A month after announcing a $900 million disposition plan with a specific focus on standalone skilled nursing assets, the president of Senior Housing Properties Trust (Nasdaq: SNH) confirmed that the company intends to sell all remaining single-site SNFs in its portfolio.
“We’re marketing and selling all of our standalone skilled nursing, and are very far along in the process of that,” president and COO Jennifer Francis said Thursday on SNH’s first-quarter earnings call with investors. “Some of these are really underperforming and struggling assets.”
The real estate investment trust (REIT) already had firm agreements to sell 20 of the 38 SNFs not associated with a senior living campus by the end of the quarter, with three of those facilities sold after the close of the quarter, according to SNH.
Francis predicted an active market for the buildings left on the chopping block.
“There’s a lot of capital in the market for both skilled nursing and senior living,” Francis said. “So I think we’re going to be very successful in the disposition of the assets. We feel pretty comfortable that we’ll complete the disposition pretty quickly.”
Thursday’s earnings call came amid a larger sea change for SNH, which in April announced a wide-ranging plan to restructure its relationship with top tenant Five Star Senior Living (Nasdaq: FVE). Under the terms of that deal, SNH is set to expand its ownership of Five Star from 8% to 34%, while also embarking on a $900 million disposition spree. In addition to standalone SNFs, SNH identified certain senior living campuses and other non-core assets such as medical office buildings and wellness centers.
The company’s 38 standalone SNFs only represented about 3% of SNH’s total annual revenue, according to chief financial officer Rick Siedel.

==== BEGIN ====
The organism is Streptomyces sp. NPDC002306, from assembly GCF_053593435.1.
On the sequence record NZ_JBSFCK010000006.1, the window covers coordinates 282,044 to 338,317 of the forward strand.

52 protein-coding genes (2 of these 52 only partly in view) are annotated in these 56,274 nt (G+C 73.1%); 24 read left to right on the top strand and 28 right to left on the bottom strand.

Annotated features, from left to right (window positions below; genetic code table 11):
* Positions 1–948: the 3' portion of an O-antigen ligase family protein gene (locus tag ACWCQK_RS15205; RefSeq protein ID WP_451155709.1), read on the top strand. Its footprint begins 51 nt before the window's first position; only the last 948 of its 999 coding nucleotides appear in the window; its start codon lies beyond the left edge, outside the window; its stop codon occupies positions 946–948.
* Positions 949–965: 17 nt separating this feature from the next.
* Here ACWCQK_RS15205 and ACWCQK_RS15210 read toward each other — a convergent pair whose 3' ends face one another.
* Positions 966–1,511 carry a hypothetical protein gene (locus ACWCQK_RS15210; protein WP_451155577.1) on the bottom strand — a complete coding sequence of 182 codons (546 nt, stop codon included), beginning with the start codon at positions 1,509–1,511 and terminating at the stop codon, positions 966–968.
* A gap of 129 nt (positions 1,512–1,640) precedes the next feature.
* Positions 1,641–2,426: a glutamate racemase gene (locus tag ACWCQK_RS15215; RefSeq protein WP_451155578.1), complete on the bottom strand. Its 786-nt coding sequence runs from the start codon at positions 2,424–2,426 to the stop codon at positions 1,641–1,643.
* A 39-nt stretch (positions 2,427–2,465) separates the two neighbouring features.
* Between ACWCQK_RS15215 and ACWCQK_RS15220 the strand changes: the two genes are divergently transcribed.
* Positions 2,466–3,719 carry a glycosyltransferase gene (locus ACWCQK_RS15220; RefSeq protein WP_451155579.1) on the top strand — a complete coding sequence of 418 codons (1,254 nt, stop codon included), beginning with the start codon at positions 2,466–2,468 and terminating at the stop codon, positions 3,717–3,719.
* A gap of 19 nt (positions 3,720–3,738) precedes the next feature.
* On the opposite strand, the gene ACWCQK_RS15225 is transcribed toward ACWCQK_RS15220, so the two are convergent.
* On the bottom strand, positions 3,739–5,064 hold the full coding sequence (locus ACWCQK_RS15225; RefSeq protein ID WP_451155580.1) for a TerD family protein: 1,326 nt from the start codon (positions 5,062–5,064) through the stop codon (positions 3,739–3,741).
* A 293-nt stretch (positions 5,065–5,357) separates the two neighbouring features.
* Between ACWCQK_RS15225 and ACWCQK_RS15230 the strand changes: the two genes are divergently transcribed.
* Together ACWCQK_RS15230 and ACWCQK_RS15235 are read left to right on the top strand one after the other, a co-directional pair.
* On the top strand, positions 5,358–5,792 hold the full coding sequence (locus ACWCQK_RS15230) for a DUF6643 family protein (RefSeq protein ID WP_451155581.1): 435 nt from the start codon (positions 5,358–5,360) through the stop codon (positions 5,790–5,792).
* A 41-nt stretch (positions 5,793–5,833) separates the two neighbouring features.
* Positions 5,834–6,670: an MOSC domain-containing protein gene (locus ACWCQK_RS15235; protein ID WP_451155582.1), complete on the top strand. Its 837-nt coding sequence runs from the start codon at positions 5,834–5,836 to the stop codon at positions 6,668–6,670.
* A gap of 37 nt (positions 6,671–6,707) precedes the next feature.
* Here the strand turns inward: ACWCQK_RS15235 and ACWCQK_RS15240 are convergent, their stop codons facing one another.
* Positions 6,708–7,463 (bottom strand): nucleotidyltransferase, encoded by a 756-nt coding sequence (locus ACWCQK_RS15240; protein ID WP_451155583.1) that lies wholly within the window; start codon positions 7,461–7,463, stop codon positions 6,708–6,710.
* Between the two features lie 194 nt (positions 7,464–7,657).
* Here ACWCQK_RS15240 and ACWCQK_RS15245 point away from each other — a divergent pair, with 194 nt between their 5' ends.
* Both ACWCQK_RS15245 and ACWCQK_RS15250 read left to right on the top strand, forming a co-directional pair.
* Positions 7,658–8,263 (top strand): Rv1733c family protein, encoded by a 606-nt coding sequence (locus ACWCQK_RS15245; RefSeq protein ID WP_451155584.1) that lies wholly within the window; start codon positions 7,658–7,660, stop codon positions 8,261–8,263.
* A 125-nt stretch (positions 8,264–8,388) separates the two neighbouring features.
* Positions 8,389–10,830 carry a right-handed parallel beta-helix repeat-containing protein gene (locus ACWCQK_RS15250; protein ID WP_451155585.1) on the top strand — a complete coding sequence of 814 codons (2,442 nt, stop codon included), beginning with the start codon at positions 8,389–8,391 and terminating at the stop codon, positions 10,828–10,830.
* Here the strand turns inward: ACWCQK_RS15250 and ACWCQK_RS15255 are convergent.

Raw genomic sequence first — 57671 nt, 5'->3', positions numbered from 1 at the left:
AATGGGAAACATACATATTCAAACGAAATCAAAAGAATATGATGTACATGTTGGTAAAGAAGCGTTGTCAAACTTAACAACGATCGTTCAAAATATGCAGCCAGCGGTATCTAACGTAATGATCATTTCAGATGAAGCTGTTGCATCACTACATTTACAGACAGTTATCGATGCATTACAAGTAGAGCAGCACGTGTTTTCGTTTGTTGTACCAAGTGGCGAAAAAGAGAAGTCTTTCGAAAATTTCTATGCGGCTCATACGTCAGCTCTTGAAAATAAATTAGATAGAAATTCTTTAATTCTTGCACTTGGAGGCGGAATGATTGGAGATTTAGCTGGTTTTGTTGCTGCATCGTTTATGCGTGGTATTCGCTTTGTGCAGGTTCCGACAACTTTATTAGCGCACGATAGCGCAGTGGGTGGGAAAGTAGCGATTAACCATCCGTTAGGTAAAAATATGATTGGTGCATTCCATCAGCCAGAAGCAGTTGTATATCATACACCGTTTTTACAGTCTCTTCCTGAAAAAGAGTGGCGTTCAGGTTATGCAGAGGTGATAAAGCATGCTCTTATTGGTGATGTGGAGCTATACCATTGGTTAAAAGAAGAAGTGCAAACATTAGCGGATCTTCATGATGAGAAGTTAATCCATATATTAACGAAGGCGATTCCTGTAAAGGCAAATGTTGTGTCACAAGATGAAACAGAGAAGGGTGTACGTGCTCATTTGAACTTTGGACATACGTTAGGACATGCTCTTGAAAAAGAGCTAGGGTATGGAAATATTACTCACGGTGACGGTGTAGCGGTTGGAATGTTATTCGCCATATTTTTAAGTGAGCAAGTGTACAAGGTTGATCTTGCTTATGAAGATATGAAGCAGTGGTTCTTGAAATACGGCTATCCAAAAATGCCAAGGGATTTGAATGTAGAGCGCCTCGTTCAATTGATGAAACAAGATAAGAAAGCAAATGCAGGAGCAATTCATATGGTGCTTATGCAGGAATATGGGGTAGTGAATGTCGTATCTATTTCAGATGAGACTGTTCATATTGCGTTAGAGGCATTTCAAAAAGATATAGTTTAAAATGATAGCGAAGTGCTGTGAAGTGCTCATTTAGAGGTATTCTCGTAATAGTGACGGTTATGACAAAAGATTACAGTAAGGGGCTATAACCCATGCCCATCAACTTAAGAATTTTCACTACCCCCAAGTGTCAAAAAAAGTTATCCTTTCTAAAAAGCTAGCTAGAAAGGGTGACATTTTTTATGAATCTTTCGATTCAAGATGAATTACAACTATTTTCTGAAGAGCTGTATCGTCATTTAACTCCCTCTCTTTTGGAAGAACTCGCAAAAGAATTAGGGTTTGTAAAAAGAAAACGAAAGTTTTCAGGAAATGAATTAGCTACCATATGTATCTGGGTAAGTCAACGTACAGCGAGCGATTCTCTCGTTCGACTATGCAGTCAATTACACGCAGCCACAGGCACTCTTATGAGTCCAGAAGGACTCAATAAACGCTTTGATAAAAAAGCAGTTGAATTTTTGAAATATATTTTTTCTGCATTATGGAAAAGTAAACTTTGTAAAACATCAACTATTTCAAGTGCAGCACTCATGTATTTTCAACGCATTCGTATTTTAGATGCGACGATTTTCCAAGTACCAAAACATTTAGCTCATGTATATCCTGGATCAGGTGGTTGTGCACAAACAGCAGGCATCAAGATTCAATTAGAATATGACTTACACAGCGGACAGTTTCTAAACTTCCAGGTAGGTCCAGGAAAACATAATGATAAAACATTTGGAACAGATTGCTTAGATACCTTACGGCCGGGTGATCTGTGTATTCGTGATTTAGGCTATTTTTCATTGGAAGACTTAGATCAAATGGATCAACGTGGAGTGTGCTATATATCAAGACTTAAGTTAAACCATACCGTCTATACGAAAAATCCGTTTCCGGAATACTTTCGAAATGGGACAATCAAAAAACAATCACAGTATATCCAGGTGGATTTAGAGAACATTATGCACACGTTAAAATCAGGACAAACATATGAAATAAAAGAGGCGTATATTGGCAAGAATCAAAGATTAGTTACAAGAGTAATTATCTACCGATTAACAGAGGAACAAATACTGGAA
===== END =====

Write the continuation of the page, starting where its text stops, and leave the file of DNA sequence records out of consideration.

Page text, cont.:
“Historically, the occupancy in those units have trailed the rest of the portfolio,” he said back in April. “So I don’t think it’s a disproportionate amount of revenue, but it’s something that the team is actively working on.”
The move away from skilled nursing assets wasn’t particularly surprising even at the time of the announcement last month, with covering analyst Michael Carroll telling SNN that the decision was more a commentary on SNH’s overall strategy than the state of the skilled nursing market.
“SNH has been more focused on the private pay side, so they’ve been trying to exit their skilled nursing facilities for the longest time,” Carroll, director at RBC Capital Markets, said.
SNH’s overall divestment plan remains in the early stages, though Francis and Siedel both touted strong interest in the properties.
“We are conducting broker interviews over the next few days, and then we’ll hit the market with them,” Francis said. “We’re not in discussions with any buyers right now, though we have a lot of excited brokers because they know that the market is good for these assets.”
SNH’s shares finished Thursday’s trading up $0.31 or about 4%, closing at $8.28.